This month we're chatting about two of our favorite things: gardening and writing. We hope you'll join us!
Good morning, Lee. Warm weather has finally arrived in New England after about ten minutes of spring. I've been congratulating my perennials, especially my roses, for surviving one of the worst winters in recent times. Now the rush is on to get my vegetables up and running for a good harvest while trying to grow my next book for its September deadline. Tomatoes, beans, squash and apples from my heirloom tree will all demand attention just about the time I'll need to polish my manuscript.
Hi, Helen. I love roses, so I’m happy to hear yours survived the harsh winter! Your irises are looking lovely, too. We had one of the mildest winters on record, and harvested the last of the winter kale about a month ago. One of my favorite things about the west coast is having a winter garden.
My current writing project has well-established roots (I know my characters’ backstories well) and lots of tender new shoots. But I can’t say it’s come into bloom yet because the hero and heroine haven’t realized they’re falling in love. Or if they have, they’re still keeping it a secret. When I’m hung up on a plot point, Finnerty Garden at the University of Victoria one of my favorite places to wander and reflect.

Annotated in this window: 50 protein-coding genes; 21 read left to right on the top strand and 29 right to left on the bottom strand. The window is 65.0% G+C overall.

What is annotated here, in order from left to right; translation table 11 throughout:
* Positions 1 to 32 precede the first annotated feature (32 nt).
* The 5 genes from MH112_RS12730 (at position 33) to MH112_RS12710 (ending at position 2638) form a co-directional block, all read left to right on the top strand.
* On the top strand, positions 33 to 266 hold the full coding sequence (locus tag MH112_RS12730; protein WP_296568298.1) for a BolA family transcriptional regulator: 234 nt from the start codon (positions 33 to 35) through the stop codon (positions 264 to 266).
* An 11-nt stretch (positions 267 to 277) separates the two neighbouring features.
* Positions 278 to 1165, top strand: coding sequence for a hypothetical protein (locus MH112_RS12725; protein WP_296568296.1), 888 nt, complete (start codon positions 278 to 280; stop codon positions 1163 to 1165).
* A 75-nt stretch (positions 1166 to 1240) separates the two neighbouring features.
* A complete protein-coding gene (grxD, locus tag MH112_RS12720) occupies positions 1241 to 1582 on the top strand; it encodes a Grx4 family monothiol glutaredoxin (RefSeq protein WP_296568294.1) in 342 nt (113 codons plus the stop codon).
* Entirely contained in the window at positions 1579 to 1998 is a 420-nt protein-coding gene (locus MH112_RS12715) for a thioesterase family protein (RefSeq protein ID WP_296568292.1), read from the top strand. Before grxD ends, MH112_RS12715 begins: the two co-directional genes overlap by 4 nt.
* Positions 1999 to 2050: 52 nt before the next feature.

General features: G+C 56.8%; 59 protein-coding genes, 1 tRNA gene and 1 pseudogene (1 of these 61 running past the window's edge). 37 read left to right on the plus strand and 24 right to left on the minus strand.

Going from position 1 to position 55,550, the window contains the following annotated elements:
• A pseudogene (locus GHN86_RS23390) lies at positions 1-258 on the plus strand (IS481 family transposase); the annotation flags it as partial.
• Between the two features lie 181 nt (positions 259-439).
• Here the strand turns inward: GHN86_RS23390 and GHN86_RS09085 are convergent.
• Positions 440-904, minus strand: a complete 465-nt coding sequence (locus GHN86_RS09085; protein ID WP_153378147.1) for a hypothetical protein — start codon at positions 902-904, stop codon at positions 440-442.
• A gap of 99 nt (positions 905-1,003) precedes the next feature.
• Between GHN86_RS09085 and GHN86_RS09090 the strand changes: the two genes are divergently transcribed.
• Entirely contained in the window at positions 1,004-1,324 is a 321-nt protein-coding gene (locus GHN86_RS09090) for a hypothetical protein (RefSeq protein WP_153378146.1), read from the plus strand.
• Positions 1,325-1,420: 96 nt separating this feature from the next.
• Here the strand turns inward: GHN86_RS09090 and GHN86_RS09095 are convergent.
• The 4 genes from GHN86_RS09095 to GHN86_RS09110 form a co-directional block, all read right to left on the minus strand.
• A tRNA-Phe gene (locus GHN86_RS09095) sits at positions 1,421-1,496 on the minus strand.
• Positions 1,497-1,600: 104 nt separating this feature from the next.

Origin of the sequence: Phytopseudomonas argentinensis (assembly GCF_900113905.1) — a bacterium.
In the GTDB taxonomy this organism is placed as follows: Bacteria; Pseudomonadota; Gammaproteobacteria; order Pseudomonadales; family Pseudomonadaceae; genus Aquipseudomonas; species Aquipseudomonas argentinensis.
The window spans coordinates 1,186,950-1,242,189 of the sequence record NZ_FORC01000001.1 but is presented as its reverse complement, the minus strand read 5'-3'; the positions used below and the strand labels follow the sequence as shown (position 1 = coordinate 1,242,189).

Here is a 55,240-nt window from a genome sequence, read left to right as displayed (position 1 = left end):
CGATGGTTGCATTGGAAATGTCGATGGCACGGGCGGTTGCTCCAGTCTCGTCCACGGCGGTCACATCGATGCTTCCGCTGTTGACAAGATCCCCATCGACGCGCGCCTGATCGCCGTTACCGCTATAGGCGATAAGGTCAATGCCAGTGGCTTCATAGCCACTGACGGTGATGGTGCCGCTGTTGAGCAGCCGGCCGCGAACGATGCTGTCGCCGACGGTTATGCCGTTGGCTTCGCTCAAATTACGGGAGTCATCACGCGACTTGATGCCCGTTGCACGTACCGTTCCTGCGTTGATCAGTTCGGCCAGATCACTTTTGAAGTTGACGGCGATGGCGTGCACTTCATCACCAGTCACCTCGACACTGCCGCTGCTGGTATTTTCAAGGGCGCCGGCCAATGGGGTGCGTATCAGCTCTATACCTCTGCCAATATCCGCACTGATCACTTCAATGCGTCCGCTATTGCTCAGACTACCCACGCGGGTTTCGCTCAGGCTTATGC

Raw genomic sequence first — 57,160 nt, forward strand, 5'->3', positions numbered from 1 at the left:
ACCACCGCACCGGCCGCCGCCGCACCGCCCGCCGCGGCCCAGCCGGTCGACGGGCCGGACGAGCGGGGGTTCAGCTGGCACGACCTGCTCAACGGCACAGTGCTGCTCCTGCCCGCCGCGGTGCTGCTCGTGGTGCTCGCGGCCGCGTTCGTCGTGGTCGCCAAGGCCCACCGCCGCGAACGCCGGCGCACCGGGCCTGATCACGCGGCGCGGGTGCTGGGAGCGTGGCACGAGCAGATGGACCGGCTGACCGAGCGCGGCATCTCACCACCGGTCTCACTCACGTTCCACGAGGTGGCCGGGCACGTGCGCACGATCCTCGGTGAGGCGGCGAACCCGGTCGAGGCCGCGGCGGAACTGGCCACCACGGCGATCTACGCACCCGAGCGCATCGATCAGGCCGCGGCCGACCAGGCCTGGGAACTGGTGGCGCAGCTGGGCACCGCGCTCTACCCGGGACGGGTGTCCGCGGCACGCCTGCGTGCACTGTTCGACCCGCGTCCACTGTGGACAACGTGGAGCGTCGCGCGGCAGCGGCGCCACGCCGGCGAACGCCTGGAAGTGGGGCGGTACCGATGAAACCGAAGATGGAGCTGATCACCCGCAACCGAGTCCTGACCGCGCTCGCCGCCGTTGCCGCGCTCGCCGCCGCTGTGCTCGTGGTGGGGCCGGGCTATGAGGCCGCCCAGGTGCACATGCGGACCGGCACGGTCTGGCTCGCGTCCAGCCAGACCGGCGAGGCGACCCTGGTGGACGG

|The pond at the University of Victoria's Finnerty Garden|
A local orchardist tells me I have a Red Gravenstein apple, a volunteer that showed up in our woods and is now thirty feet tall. It bears only every other year so beginning in August I start to make enough applesauce to last for two years. I placed this tree behind the barn in my book Into the Storm, scheduled for release in December, so my characters can enjoy the bounty as well. Beets and potatoes are now sprouting in the raised garden bed where my spinach wintered over—such a treat to pick fresh greens as soon as the snow melts. And of course it's rhubarb time; I really should make a rhubarb upside-down cake, pretty as a mosaic.
|Helen's wildflower garden|
We have a very old heirloom apple tree in our backyard. By old, I mean at least sixty years, and it may be older if it dates back to the dairy farm and orchard that was replaced by this neighborhood in the 1940s. It’s one of the King varieties, possibly King of Tompkins County, and lives up to its name by producing extremely large apples.
I can attest to it being rhubarb time. I baked a deep-dish strawberry-rhubarb pie for our family brunch last Sunday. It was a large pie and there were no leftovers!
One of the heroine’s in my Riverton trilogy is an avid cook—apple strudel being one of her specialties—and I’m working on recipes to include in these books. I don’t know how readers feel about this, but I love to read books that have recipes in them.
|Late-spring rhododendrons at Finnerty Garden|
Happy reading! Until next time,
Lee and Helen